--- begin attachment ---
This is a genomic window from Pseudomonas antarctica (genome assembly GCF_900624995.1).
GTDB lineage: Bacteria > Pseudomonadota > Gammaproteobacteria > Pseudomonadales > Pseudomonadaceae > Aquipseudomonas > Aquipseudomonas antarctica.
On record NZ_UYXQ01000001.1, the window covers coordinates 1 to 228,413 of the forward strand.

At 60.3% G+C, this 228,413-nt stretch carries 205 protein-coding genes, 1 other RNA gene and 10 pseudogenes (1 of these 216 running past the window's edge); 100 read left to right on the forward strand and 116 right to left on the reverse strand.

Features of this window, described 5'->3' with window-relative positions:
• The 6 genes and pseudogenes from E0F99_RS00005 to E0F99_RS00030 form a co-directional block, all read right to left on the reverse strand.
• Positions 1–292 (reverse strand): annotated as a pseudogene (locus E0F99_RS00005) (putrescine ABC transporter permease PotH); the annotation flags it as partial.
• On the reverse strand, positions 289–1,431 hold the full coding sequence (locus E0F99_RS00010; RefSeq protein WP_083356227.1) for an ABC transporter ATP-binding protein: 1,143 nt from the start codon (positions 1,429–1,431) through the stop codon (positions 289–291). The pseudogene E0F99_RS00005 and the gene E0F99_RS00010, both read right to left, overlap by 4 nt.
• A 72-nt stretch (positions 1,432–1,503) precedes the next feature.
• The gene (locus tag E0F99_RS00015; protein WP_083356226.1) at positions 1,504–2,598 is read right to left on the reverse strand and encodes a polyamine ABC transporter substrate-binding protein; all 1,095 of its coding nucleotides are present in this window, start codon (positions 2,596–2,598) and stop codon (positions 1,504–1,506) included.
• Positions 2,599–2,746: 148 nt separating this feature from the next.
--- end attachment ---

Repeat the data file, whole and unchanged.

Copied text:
This is a genomic window from Pseudomonas antarctica (genome assembly GCF_900624995.1).
GTDB lineage: Bacteria > Pseudomonadota > Gammaproteobacteria > Pseudomonadales > Pseudomonadaceae > Aquipseudomonas > Aquipseudomonas antarctica.
On record NZ_UYXQ01000001.1, the window covers coordinates 1 to 228,413 of the forward strand.

At 60.3% G+C, this 228,413-nt stretch carries 205 protein-coding genes, 1 other RNA gene and 10 pseudogenes (1 of these 216 running past the window's edge); 100 read left to right on the forward strand and 116 right to left on the reverse strand.

Features of this window, described 5'->3' with window-relative positions:
• The 6 genes and pseudogenes from E0F99_RS00005 to E0F99_RS00030 form a co-directional block, all read right to left on the reverse strand.
• Positions 1–292 (reverse strand): annotated as a pseudogene (locus E0F99_RS00005) (putrescine ABC transporter permease PotH); the annotation flags it as partial.
• On the reverse strand, positions 289–1,431 hold the full coding sequence (locus E0F99_RS00010; RefSeq protein WP_083356227.1) for an ABC transporter ATP-binding protein: 1,143 nt from the start codon (positions 1,429–1,431) through the stop codon (positions 289–291). The pseudogene E0F99_RS00005 and the gene E0F99_RS00010, both read right to left, overlap by 4 nt.
• A 72-nt stretch (positions 1,432–1,503) precedes the next feature.
• The gene (locus tag E0F99_RS00015; protein WP_083356226.1) at positions 1,504–2,598 is read right to left on the reverse strand and encodes a polyamine ABC transporter substrate-binding protein; all 1,095 of its coding nucleotides are present in this window, start codon (positions 2,596–2,598) and stop codon (positions 1,504–1,506) included.
• Positions 2,599–2,746: 148 nt separating this feature from the next.